MORE than one in three victims of race-related crime in Scotland are white, with experts believing an increasing number of English people to be the target.
Figures from the Scottish Government show the number of incidents with a racial element rose by 10% during the last year, the first time an increase has been recorded since 2007.
The rise appears to have been spurred by a 23% leap in the number of white British people who said they were targeted.
Combined with incidents where the victims were described as Irish or "white other" – such as Polish or Gypsy travellers – 36% of those who suffered racial abuse were white.
The research also concludes 95% of race-related offences were committed by white people, the majority of them British.
Overall, the number of racist incidents now stands at an eight- year high, with 5389 recorded since 2011. Alastair Pringle, director of the Equality and Human Rights Commission in Scotland, said: "The rise in the number of white British people who have been victims of racial incidents can be attributed to a number of factors.
"We believe a number of white British victims may be English police officers serving in Scotland who have been the subject of racial abuse and assault in the course of detaining and interviewing Scottish subjects.
"There have also been reports of racial abuse of English people living and working in Scotland. Certainly more analysis needs to be carried out on the reason for the increase."
Mr Pringle added: "This is not to say the majority of Scots are racially intolerant – on the contrary. Unfortunately, it's the age-old case of the minority giving the majority a bad name."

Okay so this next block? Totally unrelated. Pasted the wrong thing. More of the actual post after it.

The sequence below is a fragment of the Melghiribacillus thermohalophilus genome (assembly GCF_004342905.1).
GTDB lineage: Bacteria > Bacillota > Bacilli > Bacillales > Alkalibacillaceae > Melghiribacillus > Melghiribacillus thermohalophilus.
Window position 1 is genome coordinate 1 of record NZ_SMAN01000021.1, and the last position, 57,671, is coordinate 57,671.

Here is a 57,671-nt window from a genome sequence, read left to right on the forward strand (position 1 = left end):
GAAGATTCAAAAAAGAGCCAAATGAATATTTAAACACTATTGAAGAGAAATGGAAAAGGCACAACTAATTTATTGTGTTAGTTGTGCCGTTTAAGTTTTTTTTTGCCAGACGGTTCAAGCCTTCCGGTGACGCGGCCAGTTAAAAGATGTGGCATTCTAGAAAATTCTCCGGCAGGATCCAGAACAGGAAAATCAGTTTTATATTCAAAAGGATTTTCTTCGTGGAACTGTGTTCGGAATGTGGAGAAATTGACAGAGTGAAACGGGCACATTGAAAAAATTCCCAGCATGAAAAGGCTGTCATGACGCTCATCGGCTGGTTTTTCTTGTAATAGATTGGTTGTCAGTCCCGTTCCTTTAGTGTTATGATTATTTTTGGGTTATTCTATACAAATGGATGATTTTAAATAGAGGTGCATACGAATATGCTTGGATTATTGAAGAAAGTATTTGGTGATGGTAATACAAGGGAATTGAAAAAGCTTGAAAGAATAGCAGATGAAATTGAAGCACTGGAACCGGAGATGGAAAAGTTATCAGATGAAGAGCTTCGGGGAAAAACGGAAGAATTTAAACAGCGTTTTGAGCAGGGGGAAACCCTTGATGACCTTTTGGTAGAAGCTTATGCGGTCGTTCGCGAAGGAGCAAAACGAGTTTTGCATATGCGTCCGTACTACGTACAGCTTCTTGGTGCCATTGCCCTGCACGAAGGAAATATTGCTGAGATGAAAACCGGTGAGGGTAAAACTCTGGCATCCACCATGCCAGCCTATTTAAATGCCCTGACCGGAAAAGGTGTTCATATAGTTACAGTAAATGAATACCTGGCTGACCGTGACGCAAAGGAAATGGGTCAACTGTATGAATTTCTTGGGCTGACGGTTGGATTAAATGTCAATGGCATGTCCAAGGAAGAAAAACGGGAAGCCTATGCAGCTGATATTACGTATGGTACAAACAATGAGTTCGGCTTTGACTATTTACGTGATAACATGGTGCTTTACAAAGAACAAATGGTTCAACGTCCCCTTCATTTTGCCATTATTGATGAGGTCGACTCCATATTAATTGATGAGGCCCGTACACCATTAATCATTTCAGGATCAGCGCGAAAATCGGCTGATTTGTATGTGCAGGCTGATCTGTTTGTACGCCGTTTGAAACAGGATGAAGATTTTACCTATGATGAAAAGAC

Scottish Conservative Chief Whip John Lamont, MSP, said: "If it is an increase in anti-English behaviour from those living in Scotland, we have to treat it with the same severity we do any other racist incident."
People of Pakistani origin made up the second-largest group of victims, with more than 1300 people saying they suffered some form of racial abuse last year. The largest single group targeted was those of Asian origin – comprising Indian, Pakistani, Bangladeshi, Chinese or other Asian – who made up 44% of all victims, a fall from last year's figure. The vast majority of offences were committed in Scotland's largest cities with 1499 incidents recorded in Glasgow, an increase of 171 on the year before. In Edinburgh, there were 1017, a rise of 173.
Racially aggravated conduct was by far the most common offence reported to the police, accounting for 3658 incidents. However, racial elements were also identified in crimes ranging from vandalism to fire- raising, violence and sexual offences. Men aged 26 to 35 are the most likely victims of racist incidents, while 40% of offences were committed by males aged 20 or younger.
A Scottish Government spokesman said: "No information is published in the statistical bulletin which would allow any conclusions to be drawn relating to the combination of ethnic groups of victims and perpetrators."
Roseanna Cunningham, the Scottish Government's Minister for Community Safety, described the rise as disappointing.